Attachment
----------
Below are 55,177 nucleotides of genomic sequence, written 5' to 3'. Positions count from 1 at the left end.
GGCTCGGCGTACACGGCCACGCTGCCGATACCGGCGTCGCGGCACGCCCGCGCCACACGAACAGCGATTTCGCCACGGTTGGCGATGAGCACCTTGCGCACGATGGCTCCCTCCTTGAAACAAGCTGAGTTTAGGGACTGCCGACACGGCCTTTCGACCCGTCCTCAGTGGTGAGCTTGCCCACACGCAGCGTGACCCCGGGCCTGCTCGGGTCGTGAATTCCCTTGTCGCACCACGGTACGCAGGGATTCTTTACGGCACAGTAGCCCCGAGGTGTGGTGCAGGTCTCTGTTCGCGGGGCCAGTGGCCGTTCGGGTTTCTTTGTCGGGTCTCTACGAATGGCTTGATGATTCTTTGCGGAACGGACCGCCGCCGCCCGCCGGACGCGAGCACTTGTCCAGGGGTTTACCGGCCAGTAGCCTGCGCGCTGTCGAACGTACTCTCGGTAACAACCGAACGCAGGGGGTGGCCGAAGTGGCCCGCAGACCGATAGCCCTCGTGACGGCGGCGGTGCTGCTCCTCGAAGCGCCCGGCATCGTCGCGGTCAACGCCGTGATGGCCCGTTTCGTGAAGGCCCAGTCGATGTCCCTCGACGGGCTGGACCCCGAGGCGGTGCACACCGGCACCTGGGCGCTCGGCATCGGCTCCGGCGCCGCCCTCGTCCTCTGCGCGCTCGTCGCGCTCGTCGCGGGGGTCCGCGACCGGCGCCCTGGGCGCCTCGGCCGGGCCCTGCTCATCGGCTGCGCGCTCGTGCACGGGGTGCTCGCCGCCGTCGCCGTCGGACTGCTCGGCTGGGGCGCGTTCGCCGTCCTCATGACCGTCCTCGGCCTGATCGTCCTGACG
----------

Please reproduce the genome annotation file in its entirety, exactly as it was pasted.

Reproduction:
Below are 55,177 nucleotides of genomic sequence, written 5' to 3'. Positions count from 1 at the left end.
GGCTCGGCGTACACGGCCACGCTGCCGATACCGGCGTCGCGGCACGCCCGCGCCACACGAACAGCGATTTCGCCACGGTTGGCGATGAGCACCTTGCGCACGATGGCTCCCTCCTTGAAACAAGCTGAGTTTAGGGACTGCCGACACGGCCTTTCGACCCGTCCTCAGTGGTGAGCTTGCCCACACGCAGCGTGACCCCGGGCCTGCTCGGGTCGTGAATTCCCTTGTCGCACCACGGTACGCAGGGATTCTTTACGGCACAGTAGCCCCGAGGTGTGGTGCAGGTCTCTGTTCGCGGGGCCAGTGGCCGTTCGGGTTTCTTTGTCGGGTCTCTACGAATGGCTTGATGATTCTTTGCGGAACGGACCGCCGCCGCCCGCCGGACGCGAGCACTTGTCCAGGGGTTTACCGGCCAGTAGCCTGCGCGCTGTCGAACGTACTCTCGGTAACAACCGAACGCAGGGGGTGGCCGAAGTGGCCCGCAGACCGATAGCCCTCGTGACGGCGGCGGTGCTGCTCCTCGAAGCGCCCGGCATCGTCGCGGTCAACGCCGTGATGGCCCGTTTCGTGAAGGCCCAGTCGATGTCCCTCGACGGGCTGGACCCCGAGGCGGTGCACACCGGCACCTGGGCGCTCGGCATCGGCTCCGGCGCCGCCCTCGTCCTCTGCGCGCTCGTCGCGCTCGTCGCGGGGGTCCGCGACCGGCGCCCTGGGCGCCTCGGCCGGGCCCTGCTCATCGGCTGCGCGCTCGTGCACGGGGTGCTCGCCGCCGTCGCCGTCGGACTGCTCGGCTGGGGCGCGTTCGCCGTCCTCATGACCGTCCTCGGCCTGATCGTCCTGACG